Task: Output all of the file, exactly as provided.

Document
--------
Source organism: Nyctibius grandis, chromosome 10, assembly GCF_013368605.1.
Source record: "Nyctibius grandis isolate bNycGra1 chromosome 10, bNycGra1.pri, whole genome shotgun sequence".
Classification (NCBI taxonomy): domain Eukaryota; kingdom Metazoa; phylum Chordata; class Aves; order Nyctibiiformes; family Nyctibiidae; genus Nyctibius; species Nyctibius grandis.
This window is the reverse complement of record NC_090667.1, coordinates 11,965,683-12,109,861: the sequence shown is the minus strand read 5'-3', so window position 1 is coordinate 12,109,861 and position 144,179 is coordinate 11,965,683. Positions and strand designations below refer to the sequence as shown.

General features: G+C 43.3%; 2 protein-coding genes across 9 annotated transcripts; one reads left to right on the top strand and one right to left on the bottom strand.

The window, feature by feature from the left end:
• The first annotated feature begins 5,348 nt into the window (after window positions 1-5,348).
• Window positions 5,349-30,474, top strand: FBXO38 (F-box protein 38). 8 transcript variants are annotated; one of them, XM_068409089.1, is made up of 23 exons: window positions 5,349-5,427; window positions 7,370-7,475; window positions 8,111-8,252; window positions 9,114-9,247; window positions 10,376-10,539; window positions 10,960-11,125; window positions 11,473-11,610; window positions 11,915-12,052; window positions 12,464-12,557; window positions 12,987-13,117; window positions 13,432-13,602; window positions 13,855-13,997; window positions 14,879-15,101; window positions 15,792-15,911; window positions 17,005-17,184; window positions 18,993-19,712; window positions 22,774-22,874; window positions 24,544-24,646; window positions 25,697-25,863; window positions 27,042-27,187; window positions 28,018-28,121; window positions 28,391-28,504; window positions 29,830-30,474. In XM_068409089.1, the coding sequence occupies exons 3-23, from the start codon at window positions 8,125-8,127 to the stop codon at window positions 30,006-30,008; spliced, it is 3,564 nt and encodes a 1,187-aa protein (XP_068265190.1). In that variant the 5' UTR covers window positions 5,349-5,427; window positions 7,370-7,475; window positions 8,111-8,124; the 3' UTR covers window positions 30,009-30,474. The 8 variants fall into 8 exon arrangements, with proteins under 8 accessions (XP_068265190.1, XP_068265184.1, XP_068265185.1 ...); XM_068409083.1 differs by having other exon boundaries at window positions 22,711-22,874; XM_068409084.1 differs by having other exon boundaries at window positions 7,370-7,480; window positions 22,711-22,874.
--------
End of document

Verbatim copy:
Source organism: Nyctibius grandis, chromosome 10, assembly GCF_013368605.1.
Source record: "Nyctibius grandis isolate bNycGra1 chromosome 10, bNycGra1.pri, whole genome shotgun sequence".
Classification (NCBI taxonomy): domain Eukaryota; kingdom Metazoa; phylum Chordata; class Aves; order Nyctibiiformes; family Nyctibiidae; genus Nyctibius; species Nyctibius grandis.
This window is the reverse complement of record NC_090667.1, coordinates 11,965,683-12,109,861: the sequence shown is the minus strand read 5'-3', so window position 1 is coordinate 12,109,861 and position 144,179 is coordinate 11,965,683. Positions and strand designations below refer to the sequence as shown.

General features: G+C 43.3%; 2 protein-coding genes across 9 annotated transcripts; one reads left to right on the top strand and one right to left on the bottom strand.

The window, feature by feature from the left end:
• The first annotated feature begins 5,348 nt into the window (after window positions 1-5,348).
• Window positions 5,349-30,474, top strand: FBXO38 (F-box protein 38). 8 transcript variants are annotated; one of them, XM_068409089.1, is made up of 23 exons: window positions 5,349-5,427; window positions 7,370-7,475; window positions 8,111-8,252; window positions 9,114-9,247; window positions 10,376-10,539; window positions 10,960-11,125; window positions 11,473-11,610; window positions 11,915-12,052; window positions 12,464-12,557; window positions 12,987-13,117; window positions 13,432-13,602; window positions 13,855-13,997; window positions 14,879-15,101; window positions 15,792-15,911; window positions 17,005-17,184; window positions 18,993-19,712; window positions 22,774-22,874; window positions 24,544-24,646; window positions 25,697-25,863; window positions 27,042-27,187; window positions 28,018-28,121; window positions 28,391-28,504; window positions 29,830-30,474. In XM_068409089.1, the coding sequence occupies exons 3-23, from the start codon at window positions 8,125-8,127 to the stop codon at window positions 30,006-30,008; spliced, it is 3,564 nt and encodes a 1,187-aa protein (XP_068265190.1). In that variant the 5' UTR covers window positions 5,349-5,427; window positions 7,370-7,475; window positions 8,111-8,124; the 3' UTR covers window positions 30,009-30,474. The 8 variants fall into 8 exon arrangements, with proteins under 8 accessions (XP_068265190.1, XP_068265184.1, XP_068265185.1 ...); XM_068409083.1 differs by having other exon boundaries at window positions 22,711-22,874; XM_068409084.1 differs by having other exon boundaries at window positions 7,370-7,480; window positions 22,711-22,874.